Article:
|Estuary of Roglaroon|
Geographically, the estuary describes a shallow U, short on the left side where it bends through the edge of Dearthwood past the Mermist Swamp, longer and more angled on the right from River Hagrost to the mouth. In between, despite some jagged edges, it's an almost straight line, no bends or meanders for some forty miles at the original 5 mile hex scale, 120 miles at the 15 mile hex scale I have seen some substitute. And it's incredibly uniform in width during that stretch, maybe 2 miles across at the start and three miles at the very end.
What could cut such a uniform channel? Normal stream erosion wanders as the water flows through soil and rock of varying hardness, producing a typically serpentine shape of a river. The landscape also produces significant changes in the river's width, passing through softer, more erosion prone soils to produce riverine lakes, like Lake Pepin on the Mississippi. Glaciers cut narrow channels when they encounter hard rock, producing fjords, but the banks of the Roglaroon aren't mountainous. I'm left with considering a glacial outburst flood as the agent to carve the channel. If we examine the area bounded by Ered Losthian, the Cloudwall Mountains, Quean's Waste and Ered Cantreff in the south and the Howling Hills and the hills of Dearthwood in the north; we can posit a small glacial lake of over 7,000 square miles in extent, with a moraine dam stretching between the hills just east of Caravan Crossing. Canonically, Wilderlands is a post-Ice Age world, this gives a plausible reasoning for the strange geography of the estuary.
Related, how far up stream does the saline effect the water? I would argue that based on the geography, the waters of the Roglaroon are basically salt water all the way up to the Hagrost, with water of diminishing brackishness from there to the City State. Fortunately for the City State, it gets it's drinking water from an aqueduct out of Oracle Lake, which Groaning Falls protects from contamination by storm surge.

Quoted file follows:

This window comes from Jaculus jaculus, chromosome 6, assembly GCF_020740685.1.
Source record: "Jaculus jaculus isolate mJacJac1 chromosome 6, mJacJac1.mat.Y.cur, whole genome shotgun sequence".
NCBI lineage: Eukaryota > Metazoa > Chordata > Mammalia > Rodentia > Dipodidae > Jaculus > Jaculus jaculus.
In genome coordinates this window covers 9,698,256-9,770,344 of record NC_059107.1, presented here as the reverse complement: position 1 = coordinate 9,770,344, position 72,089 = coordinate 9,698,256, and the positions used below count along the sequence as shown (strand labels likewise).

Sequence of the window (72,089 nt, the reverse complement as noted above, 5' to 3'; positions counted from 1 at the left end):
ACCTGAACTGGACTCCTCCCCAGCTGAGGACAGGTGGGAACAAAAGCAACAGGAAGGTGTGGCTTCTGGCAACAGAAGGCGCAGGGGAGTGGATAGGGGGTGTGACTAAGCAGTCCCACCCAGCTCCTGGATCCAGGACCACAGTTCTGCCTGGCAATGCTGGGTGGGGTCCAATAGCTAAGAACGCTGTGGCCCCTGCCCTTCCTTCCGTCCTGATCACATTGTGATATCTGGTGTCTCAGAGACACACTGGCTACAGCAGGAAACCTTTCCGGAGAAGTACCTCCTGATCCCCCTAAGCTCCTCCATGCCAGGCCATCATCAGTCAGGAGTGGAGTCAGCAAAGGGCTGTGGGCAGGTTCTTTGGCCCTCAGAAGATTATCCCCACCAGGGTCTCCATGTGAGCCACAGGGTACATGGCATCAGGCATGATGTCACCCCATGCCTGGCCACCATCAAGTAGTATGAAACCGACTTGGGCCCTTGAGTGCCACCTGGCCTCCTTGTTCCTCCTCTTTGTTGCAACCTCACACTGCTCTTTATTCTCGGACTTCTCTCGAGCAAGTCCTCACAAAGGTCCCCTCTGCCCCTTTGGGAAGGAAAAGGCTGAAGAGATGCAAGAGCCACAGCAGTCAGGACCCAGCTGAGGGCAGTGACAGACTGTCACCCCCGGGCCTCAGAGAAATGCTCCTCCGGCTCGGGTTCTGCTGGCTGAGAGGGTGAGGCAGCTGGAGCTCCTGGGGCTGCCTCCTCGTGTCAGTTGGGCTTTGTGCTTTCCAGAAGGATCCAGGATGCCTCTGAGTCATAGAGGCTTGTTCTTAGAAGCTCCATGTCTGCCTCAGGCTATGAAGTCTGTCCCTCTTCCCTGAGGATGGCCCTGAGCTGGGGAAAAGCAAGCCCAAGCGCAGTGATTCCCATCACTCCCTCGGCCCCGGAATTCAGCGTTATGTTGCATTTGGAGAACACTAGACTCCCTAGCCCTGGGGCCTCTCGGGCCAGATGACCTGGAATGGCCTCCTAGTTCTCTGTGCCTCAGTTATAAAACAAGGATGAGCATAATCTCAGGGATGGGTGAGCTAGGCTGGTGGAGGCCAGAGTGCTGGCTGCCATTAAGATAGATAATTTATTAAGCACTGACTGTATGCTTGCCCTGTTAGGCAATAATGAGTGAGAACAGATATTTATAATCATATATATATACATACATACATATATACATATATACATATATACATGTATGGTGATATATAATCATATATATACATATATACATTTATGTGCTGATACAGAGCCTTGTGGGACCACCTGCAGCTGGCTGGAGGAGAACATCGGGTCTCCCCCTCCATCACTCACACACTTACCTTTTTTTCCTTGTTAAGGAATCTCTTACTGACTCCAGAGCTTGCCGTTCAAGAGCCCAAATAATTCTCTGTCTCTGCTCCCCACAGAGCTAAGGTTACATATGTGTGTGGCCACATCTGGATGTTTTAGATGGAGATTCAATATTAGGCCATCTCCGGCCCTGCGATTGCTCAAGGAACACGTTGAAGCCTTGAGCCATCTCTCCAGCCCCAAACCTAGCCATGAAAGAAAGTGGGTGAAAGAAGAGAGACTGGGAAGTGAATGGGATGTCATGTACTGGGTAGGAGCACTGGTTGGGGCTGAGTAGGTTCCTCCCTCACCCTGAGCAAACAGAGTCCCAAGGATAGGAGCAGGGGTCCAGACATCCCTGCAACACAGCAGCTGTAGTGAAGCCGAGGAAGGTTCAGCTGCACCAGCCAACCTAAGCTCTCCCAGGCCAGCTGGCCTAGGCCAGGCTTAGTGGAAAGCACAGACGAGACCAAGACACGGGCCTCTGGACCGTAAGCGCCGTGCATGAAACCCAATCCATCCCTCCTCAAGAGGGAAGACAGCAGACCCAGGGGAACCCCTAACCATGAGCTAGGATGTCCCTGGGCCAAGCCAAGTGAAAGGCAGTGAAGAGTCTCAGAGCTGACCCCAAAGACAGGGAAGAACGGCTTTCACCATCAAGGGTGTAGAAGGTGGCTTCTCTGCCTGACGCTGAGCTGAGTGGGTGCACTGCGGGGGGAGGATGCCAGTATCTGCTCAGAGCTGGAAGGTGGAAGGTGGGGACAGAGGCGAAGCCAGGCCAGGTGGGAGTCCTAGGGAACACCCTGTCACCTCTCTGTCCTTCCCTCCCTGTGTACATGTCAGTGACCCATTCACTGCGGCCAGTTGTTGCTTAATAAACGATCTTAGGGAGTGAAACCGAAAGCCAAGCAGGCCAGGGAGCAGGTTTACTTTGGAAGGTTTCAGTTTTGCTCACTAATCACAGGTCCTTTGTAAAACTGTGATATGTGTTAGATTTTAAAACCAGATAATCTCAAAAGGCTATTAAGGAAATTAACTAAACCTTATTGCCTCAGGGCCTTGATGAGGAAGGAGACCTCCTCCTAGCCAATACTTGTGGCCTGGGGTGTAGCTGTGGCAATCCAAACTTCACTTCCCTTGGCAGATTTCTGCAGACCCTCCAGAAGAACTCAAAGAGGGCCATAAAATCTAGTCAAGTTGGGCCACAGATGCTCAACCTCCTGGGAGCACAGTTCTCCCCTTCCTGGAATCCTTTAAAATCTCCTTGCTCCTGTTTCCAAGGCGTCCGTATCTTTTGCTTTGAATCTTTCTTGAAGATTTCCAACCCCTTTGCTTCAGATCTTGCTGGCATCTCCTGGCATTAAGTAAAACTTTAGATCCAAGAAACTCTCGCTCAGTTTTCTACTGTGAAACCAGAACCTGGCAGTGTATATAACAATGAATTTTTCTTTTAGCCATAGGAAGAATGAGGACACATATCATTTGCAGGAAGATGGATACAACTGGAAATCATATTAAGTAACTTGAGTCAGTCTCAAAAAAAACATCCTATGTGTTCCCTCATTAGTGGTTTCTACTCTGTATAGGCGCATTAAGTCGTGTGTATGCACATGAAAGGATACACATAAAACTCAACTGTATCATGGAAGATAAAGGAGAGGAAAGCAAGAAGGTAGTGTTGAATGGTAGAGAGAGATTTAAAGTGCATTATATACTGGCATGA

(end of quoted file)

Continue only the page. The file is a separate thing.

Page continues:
Moving to economics, I've been having trouble imagining how ships get 140 miles up the estuary to the City State, it appears so narrow in scale that I didn't think sailing ships would have room to tack across the channel. However, digging into the detailed information in the Chivalry and Sorcery supplement Bireme and Galley,* yes, caravels at least are nimble enough to tack back and forth across the current and are approximately the size of the ships shown on the reprints of the City State maps.
This of course led me to crunch numbers to determine how long it would take a ship to sail from the City State to Modron. There's a lot of factors involved, more with sailing ships than I had worry about driving steam ships. Sometimes the current fights you, sometimes it accelerates you and of course a tidal current is never constant. Sometimes the flood is so strong that you have to anchor for a few hours or be carried backwards. In general, your velocity made good on course (VMC), and hence distance traveled, is the cosine of the angle between the course you are steering and the tack you are on, times your true speed over ground. Because I need to take the relationships between tide, wind and heading into account, I can run it in a spreadsheet (or write code functions if I feel like it), but haven't been able to reduce it to a simple formula yet.
So, assuming the maximum tidal current in the Roglaroon is 5 knots; the ship departs the City State at the last of the flood tide; and the ship's true speed over ground equals nominal speed from Bireme and Galley based on the wind strength.
The fastest time is a mere 9 hours in a Strong Northwest Wind.
The slowest time is 60.5 hours in a Light Northeast Breeze.
Five knot tidal current. The Thames in London runs 4-6 knots.
Departing on the last of the flood tide, just before slack water means the ship will ride it's anchor cable to face downstream, reducing any maneuvering to leave port.
Nominal speeds based on wind strength from Bireme & Galley for a Caravel
Light - 3.5 knots
Strong Wind - 9.5 knots
Bireme and Galley doesn't list actual wind speeds, so my estimation of their definition are based on the Beaufort scale.
Light Breeze Beaufort Scale 2-3 4-10 knots
Good Breeze Beaufort Scale 4 11-16 knots
Good Wind Beaufort Scale 5 17-21 knotsStrong Wind Beaufort Scale 6 22-27 knots
Average Voyage - Overall 27.1 hours
Average Voyage - Light Breeze 38.8 hours
Average Voyage - Strong Wind 15.3 hours
Predicted Voyage - Light Breeze at true speed over ground 28.5 hours
Predicted Voyage - Strong Wind at true speed over ground 10.5 hours
* Looks like the pictrues have disappeared from the Bireme and Galley post